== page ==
My reason

I’ve been reminded this week about why I write. Reminded about why I’m so transparent about our journey and especially my feelings.

I don’t write to get followers. I don’t write for more “likes” on my page. I don’t write for anyone to ever feel sorry for us and I definitely don’t write to get a pat on the back.

One of the reasons I write is because I believe Christopher’s story should be told. I know I’m a bit biased but I believe he’s an extraordinary little human. He has overcome so much in his short life and I know he’ll continue to amaze us with his future. He’s rare and unique, just like your children. He’s just rare in medical terminology, but he’s also unique for other reasons. He’s so bright and silly, he’s determined and strong, and yet he’s complex and fragile. He’s a teacher and a life changer. He is teaching so many people out there to never give up and just because you have a setback doesn’t mean you should stop. There has been disappointment, fear, and doubt but there has also been celebration and amazement.

He is fearfully and wonderfully made and his story will be told.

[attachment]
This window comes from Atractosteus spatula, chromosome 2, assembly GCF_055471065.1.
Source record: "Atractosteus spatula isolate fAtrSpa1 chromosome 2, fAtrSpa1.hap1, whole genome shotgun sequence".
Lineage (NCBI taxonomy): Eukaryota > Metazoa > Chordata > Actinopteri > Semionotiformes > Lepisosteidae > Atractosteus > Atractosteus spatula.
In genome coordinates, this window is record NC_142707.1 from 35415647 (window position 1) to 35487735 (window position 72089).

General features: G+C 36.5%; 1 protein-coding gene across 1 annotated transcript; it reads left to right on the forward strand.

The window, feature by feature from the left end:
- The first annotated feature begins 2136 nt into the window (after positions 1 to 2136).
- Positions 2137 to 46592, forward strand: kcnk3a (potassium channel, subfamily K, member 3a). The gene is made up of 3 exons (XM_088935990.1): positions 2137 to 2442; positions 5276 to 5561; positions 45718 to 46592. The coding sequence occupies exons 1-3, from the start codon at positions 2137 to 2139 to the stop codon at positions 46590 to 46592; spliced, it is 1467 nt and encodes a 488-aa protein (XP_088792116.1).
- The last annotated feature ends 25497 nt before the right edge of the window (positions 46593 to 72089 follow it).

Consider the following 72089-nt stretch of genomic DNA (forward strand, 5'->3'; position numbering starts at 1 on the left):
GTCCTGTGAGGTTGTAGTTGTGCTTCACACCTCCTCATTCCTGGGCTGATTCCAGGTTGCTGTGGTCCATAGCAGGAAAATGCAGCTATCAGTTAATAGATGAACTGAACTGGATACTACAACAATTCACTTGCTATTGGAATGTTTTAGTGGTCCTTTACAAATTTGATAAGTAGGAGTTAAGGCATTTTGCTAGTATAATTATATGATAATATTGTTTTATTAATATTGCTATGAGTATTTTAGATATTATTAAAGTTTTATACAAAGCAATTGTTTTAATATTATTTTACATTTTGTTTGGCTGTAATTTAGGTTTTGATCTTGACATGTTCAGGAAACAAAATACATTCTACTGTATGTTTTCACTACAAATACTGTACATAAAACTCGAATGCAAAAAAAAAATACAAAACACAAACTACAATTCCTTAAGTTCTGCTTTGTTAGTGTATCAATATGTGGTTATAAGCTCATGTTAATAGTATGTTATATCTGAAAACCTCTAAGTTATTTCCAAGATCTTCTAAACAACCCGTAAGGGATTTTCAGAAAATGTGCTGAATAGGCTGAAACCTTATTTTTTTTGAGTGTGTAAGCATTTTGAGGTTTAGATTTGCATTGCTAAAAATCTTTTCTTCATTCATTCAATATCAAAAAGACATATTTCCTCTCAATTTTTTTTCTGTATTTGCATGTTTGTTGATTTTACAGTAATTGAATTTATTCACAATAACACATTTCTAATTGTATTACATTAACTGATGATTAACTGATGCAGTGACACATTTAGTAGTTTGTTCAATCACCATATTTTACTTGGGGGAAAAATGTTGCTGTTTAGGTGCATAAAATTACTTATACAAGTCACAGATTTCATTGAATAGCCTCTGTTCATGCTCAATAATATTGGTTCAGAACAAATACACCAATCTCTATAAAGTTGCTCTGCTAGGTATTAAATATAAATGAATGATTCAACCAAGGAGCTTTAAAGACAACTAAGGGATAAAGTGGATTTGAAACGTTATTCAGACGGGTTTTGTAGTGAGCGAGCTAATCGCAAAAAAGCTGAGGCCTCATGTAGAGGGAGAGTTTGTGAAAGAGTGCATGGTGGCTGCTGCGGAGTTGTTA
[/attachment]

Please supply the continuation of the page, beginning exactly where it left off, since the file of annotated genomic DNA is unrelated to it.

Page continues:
The other reason I write may be the greatest reason of all. I write because my words virtually hug other parents wearing the same shoes. Different sizes, but same shoes. I write because there are others living like we are, living a life of doubt, anxiety, determination, courage, and questions. Living a life full of heartache and celebrations. We are all struggling but some can’t share it or have a hard time expressing it. We are not alone, and if another person feels less lonely by reading my words then I have succeeded. I spoke to another mom on the phone this week for the first time and she said she felt like she already knew me and as though our children are bonded…how wonderful is that? I receive messages from complete strangers who thank me for saying the things they only wish they could say out loud.

Of course I’m writing to tell our story, but when I write I’m also telling the story of others. I’m sharing what it’s like to parent a child with a complex medical condition. I’ve watched with tears in my eyes 6 month old children surpass my child in abilities and even weight. I’ve watched other children with the same condition reach milestones that it took years to accomplish. I’ve cried myself to sleep wondering if we are doing enough. I’ve jumped for joy at a purposeful nod. I’ve done all this…but “they” have too; the other parents who can’t say it out loud. I’m not the only one.

So, I’m writing for them too. I’m writing so no one feels alone on this journey. I’m writing to give virtual hugs.